AirBnB Canadian renter does ‘€10,000 worth of damage’ to tiny Paris flat

AirBnB Canadian renter does '€10,000 worth of damage’ to tiny Paris flat
Laurie S/Facebook
A Frenchwoman has taken to social media to boost her battle with AirBnB to recover €10,000 worth of damage done to her tiny studio apartment in Paris after she sublet it via the home-sharing app.
Laurie S, who preferred not to give her full name, returned to her 13 square metre apartment after renting it out for three weeks to find it completely trashed and stinking of urine.
The Canadian renter had warped the flooring, the front door was jammed, the shower room and toilet were both badly damaged, and rubbish was strewn across almost every inch of the flat the owner – who lives there – rented out occasionally when she went on a work trip.
“The charming studio had literally been transformed into a vulgar 'squat' full of excrement, urine, and an impressive quantity of empty bottles of booze,” Laurie wrote on the Facebook page – complete with photos of the extensive damage – she set up to highlight her case.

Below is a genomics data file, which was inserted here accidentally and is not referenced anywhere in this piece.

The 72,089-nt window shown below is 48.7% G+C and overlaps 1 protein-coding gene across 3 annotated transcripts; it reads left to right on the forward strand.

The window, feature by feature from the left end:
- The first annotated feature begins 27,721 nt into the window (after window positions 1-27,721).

Laurie S/Facebook
She told The Local she hadn’t met the renter herself but that her neighbours told her he seemed perfectly “nice”. But she said she has since learned that the renter was suffering from alcoholism and depression.
She got in touch with AirBnB to ask for compensation but she said that every time she got through to the US firm’s French offshoot, she was told they would get back in touch with her very soon.
When that didn’t happen she decided to take to social media to mediatise the case of her trashed apartment, which will cost €10,000 to get back in shape, according to an estimate she says she got from a building firm.
Laurie S/Facebook
Laurie told The Local that it was only when French media began to talk about her case late last week that AirBnB finally got back to her to say they were now examining her claim.
“They say they will send an expert (to evaluate the damage). I am still waiting,” she said.
AirBnB, which has a compensation system in place that offers hosts up to €800,000 in case of damage, said that the renter who allegedly caused the damage had now been banned from using the app.
“This type of bad experience is extremely rare,” AirBnB told France 3 television, noting that of the 30 million flats rented on its site last year, serious damage had been done to only 0.009 percent of them.
By Rory Mulholland